Working for Smart Growth:
More Livable Places and Open Spaces

 

Future Factsrss

Planning for Sea-Level Rise III: Restricting Development

February 8th, 2017 by

This series of articles was written by New Jersey Future intern Connor Montferrat.


How rolling easements move to protect changing shorelines.

This is the third of a series of posts that will examine strategies being used in states throughout the country to reshape development patterns in response to risks posed by rising sea levels and a changing climate. The objective of the series is to present practical and tested adaptation and mitigation approaches that New Jersey communities might use to help respond to the growing threat presented by our subsiding and eroding coastlines, increasingly frequent and severe storms, and mounting flood risks.

This article considers methods to reduce repetitive loss and respond to changing shoreline characteristics as sea levels rise.

Restricting rebuilding would prohibit development and redevelopment in highly vulnerable areas and prohibit rebuilding of substantially damaged and repetitive-loss structures.

Rolling easements would ensure that wetlands, beaches, barrier islands, or access along the shore moves inland as shores erode and/or sea levels rise. Shoreline armoring (bulkheads, revetments, etc.) is typically prohibited.

Examples in Current Use

Restricting rebuilding

  • In North Carolina, Chatham County requires new residential and non-residential construction and new structures to be located outside a designated Special Flood Hazard Area. In addition, all new residential construction is to be located outside the 100-year floodplain.
  • In New York, as local governments prepare for storm surge and sea-level rise, they can place temporary land-use moratoria on constructing or reconstructing buildings in flood-prone areas until the governments have updated their planning and zoning regulations.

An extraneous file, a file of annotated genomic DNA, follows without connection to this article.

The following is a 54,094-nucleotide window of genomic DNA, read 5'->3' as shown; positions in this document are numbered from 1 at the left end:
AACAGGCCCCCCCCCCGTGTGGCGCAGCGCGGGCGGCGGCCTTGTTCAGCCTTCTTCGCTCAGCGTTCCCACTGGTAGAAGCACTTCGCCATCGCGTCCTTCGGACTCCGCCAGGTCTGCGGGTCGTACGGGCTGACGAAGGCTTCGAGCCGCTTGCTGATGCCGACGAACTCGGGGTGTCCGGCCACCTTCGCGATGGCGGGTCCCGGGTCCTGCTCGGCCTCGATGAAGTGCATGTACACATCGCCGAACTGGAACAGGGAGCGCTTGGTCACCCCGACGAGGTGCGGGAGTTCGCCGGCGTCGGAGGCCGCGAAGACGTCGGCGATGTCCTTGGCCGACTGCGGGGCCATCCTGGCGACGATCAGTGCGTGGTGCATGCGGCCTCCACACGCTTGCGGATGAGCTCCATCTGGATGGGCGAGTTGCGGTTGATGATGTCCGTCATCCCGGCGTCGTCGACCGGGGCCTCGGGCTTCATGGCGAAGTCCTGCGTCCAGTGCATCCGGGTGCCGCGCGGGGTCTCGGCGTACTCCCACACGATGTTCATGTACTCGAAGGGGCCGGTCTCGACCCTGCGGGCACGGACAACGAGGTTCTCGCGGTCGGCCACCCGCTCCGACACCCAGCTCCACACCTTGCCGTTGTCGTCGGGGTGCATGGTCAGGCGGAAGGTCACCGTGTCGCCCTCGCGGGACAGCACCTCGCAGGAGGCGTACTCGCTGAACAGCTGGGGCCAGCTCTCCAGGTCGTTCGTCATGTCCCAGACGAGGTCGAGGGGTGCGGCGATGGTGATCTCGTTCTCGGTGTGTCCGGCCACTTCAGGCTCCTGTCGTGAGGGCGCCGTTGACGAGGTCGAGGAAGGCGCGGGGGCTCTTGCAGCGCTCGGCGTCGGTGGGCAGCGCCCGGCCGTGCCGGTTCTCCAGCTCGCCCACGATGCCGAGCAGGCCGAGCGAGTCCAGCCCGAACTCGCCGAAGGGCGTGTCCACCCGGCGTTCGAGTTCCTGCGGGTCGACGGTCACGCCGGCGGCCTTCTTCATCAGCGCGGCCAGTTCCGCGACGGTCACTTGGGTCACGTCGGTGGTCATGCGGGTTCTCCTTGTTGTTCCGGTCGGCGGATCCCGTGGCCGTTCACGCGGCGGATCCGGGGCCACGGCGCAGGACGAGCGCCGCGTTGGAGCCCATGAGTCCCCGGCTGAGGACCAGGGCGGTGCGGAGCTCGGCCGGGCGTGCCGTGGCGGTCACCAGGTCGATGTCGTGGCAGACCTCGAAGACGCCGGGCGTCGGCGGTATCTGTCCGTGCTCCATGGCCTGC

• In Virginia, rebuilding a structure in a coastal zone may not be authorized if the building is destroyed or damaged by natural events and/or condemned by public officials. In these cases, the builder must submit a new application and survey as if the structure had never existed.

Rolling easements

The following are examples from across the country, and are explained in greater detail in the Georgetown Climate Center’s Adaptation Tool Kit:

  • Currently, Texas has legislation enabling rolling easements on erosion-prone land. Other states with similar statutes include Maine, Rhode Island, and South Carolina. These statutes typically encompass a combination of strategies including limiting new development in at-risk areas, limiting hard armoring construction, requiring removal of structures that wind up encroaching on public lands as a result of erosion, and requiring real-estate disclosure.
  • Maine recognizes that coastal sand dune systems are fragile, dynamic resources that act as natural protective barriers. The rules combine limits on upland development and prohibitions against sea walls, which reflect waves onto beaches, thus scouring away and then cutting off sand flow.
  • The South Carolina Beachfront Management Act established a 40-year retreat policy that requires an erosion-based setback and gradual relocation of development away from the coast, and prohibits construction of new shoreline armoring.

New Jersey has experienced a long history of repetitive, often severe, and always costly storm damage along its coastlines. Projections of sea level rise suggest that storm activity will increase in frequency and intensity in the foreseeable future. The techniques described above can be used to help break the cycle of damage; however, it should be noted that any consideration of them should include ways to address the financial impacts on existing property owners.


Leave a Reply

*

© New Jersey Future, 16 W. Lafayette St. • Trenton, NJ 08608 • Phone: 609-393-0008 • Fax: 609-360-8478